Pharmacist Retention Influenced By More Than Salary, ASHP Survey Shows
Although the findings indicate that the shortage of pharmacists continues to be an issue of concern to pharmacy directors, the overall vacancy rate for pharmacists in nonfederal health systems is lower now (6.9 percent) than in 2000 (8.9 percent), when ASHP last conducted its staffing survey. The 548 directors who responded to the survey, conducted by ASHP between April 19 and May 15, indicated that they have the most difficulty hiring experienced frontline pharmacists and managers. In fact, hiring managers has become more difficult in the past two years. Experienced pharmacy technicians are also hard to find.
Douglas Scheckelhoff, M.S., ASHPs practice leadership and management director and the surveys coordinator, said that salary does not seem to be the most important factor considered by pharmacists when they decide to stay at or leave a job.
An in-depth look at the survey's data, Scheckelhoff said, revealed a lower vacancy rate at the hospitals that took into consideration an employees lifestyle, professional practice, and overall work environment.
Factors Influencing Pharmacist Retention in Health Systems
% That Responded 'Yes'
Salary and Related Factors
Provides salaries and benefits competitive with other hospitals in region
Provides salaries and benefits competitive with other nonhospital pharmacist employers in region
Regularly monitors, tracks, and adjusts pharmacists' salaries (e.g. quarterly)
Provides annual opportunities for staff to obtain additional training or attend professional meetings at hospital's expense
Provides opportunities for pharmacists to progress into areas or assume greater responsibility based on experience and skills
Promotes and rewards professional development growth in hospital's performance and appraisal system
Actively mentors new, inexperienced practitioners
Offers preferred shifts and schedules whenever possible, and assigns work that is not time sensitive to the preferred shifts
Offers significant incentives to those who work nonpreferred shifts
Meets with staff at least annually to discuss quality-of-life issues and adjusts work environment when possible
Offers flexible or creative schedules, when possible, to meet special needs
Provides tools necessary for staff members to do their jobs (e.g., adequate references and electronic information sources, personal digital assistants, space, access to computers)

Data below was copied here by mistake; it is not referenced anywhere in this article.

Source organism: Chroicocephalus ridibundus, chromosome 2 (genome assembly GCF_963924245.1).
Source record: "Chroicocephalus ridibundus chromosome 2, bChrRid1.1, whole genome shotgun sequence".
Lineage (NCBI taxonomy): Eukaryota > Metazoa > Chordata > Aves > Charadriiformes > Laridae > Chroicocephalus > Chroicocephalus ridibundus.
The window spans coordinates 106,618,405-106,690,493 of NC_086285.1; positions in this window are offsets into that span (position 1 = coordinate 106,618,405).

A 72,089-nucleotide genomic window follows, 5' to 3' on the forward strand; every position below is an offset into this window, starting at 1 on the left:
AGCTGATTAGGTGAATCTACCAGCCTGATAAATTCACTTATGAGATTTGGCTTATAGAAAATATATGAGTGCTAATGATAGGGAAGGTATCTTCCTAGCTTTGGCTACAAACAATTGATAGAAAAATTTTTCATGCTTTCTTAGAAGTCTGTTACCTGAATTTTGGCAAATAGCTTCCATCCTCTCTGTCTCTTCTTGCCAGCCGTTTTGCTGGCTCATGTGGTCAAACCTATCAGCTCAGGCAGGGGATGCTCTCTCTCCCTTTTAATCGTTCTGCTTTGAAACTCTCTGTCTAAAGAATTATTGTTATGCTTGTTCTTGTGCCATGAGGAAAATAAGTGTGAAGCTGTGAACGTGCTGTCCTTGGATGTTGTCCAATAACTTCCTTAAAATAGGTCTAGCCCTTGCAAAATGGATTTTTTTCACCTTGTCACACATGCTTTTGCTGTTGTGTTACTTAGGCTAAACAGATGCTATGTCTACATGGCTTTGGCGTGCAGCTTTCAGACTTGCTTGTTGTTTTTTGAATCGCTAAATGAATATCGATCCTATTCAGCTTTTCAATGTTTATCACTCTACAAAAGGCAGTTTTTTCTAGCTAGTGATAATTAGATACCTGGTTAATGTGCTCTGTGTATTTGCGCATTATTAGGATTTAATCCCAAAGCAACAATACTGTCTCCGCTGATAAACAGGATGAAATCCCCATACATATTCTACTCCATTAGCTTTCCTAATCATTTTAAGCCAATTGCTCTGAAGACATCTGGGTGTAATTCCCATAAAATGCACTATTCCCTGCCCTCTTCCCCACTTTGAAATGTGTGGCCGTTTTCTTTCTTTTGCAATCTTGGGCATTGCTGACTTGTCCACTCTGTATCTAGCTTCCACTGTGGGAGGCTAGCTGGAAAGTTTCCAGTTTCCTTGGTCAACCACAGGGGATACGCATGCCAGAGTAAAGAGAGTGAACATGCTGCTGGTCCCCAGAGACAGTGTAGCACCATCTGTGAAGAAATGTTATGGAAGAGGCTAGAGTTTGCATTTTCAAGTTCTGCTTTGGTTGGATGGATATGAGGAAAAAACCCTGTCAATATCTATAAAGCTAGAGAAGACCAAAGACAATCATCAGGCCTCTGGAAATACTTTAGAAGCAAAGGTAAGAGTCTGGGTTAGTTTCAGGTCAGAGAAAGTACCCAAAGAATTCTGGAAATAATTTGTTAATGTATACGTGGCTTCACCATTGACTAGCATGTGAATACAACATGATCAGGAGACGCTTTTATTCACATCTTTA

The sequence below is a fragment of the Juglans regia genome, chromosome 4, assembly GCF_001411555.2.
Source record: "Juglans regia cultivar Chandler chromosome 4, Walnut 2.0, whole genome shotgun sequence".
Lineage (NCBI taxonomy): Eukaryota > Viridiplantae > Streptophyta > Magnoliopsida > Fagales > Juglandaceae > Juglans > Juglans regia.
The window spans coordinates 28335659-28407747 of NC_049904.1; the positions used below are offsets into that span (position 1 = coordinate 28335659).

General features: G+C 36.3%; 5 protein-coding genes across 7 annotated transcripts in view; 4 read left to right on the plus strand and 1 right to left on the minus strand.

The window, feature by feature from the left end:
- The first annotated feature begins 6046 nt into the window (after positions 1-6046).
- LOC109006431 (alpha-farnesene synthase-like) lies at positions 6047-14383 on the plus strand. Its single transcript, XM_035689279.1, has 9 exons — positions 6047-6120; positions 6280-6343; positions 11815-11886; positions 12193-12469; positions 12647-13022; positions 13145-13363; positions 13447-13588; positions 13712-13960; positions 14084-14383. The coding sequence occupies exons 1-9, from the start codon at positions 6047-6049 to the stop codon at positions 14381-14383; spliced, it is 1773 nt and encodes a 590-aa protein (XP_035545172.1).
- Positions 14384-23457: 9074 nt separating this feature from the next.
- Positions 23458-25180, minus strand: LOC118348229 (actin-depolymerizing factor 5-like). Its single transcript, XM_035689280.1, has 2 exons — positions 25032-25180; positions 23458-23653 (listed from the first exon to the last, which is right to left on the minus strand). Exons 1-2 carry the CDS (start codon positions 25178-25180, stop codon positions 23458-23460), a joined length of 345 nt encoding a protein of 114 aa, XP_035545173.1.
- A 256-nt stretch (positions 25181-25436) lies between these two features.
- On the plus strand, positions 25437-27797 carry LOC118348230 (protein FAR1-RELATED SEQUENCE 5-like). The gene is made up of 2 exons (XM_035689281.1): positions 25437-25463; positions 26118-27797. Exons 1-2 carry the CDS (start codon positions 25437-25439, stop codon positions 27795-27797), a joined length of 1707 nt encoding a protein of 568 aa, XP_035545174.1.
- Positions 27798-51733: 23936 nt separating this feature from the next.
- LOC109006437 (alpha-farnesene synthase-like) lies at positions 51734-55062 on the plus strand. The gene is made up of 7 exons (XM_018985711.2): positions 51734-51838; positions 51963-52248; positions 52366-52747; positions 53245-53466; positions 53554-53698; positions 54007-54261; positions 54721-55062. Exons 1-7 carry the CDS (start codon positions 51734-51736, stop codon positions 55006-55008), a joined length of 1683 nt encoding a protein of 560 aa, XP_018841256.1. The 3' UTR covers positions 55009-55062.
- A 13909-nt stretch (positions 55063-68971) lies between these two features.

Provides professionally challenging and rewarding practice environment, including patient contact, to most pharmacists
Employs automation and technicians to perform duties that do not require a pharmacist's knowledge and expertise
Positions pharmacists to positively affect patient care and outcomes
Provides staff with regular communication from management
Gives staff regular opportunities to communicate issues to management
Employs managerial and other staff members who are enjoyable to work with
Employs technicians who are well trained and work collaboratively with pharmacists
Frames pharmacists' relationship with other professionals, such as physicians and nurses, to be positive, constructive, and collaborative
The survey's findings reinforce that it is "absolutely critical" for directors and managers to look beyond salary and signing bonuses as key elements in recruitment and retention strategies, Scheckelhoff said.
With the current pharmacist shortage, he said, pharmacy directors will be much more successful at employee recruitment and retention if they identify ways to provide a rewarding, challenging work environment and meet peoples professional and personal needs. "While salary is still a factor, by all means it is not the only factor. And the survey reinforces that."
Employees who are allowed to work their preferred shift, Scheckelhoff noted as an example, are more satisfied than others with their work environment.
Managers should attempt to find creative solutions to scheduling problems, he said. For instance, dutiessuch as packaging drugs, stocking the inventory, and ordering suppliesthat often are performed by pharmacists who work the night shift could be moved to a day shift so that fewer employees need to work at night.
"Its more work for the manager in terms of scheduling, Scheckelhoff said, "but managers should take the extra time to have a winwin situation for everyone."
Pharmacy directors, Scheckelhoff also said, should strive to build positive working relationships with staff members and other hospital employees. "People don't leave their jobs, they leave their managers," he said, citing a finding from a recent Gallup Poll. "Management needs to work well with staff, be fair, and communicate openly."
It takes an average of almost six months to fill a health-system pharmacist position, according to the ASHP survey, and an average of three months to train that new pharmacist. The average turnover rate for health-system pharmacists is 8.5 percent.
Based on his analysis of the survey's dataincluding the costs associated with having a temporary employee, recruiting the new employee, sign-on bonus offers, and trainingScheckelhoff estimated that it will cost a health system $65,400 for a typical turnover in a pharmacist position.
The survey, Scheckelhoff said, gives pharmacy directors the statistical support they need "to back up their requests to hospital administration" to provide employee services that consider lifestyle, professional practice style, and work-environment issues.
"People need to look at the total package and be proactive and assertive in implementing some of these programs," he said. Having pharmacists provide progressive services is not only "the right thing to do for patients," Scheckelhoff said, "it will also correlate to a better retention rate" for staff.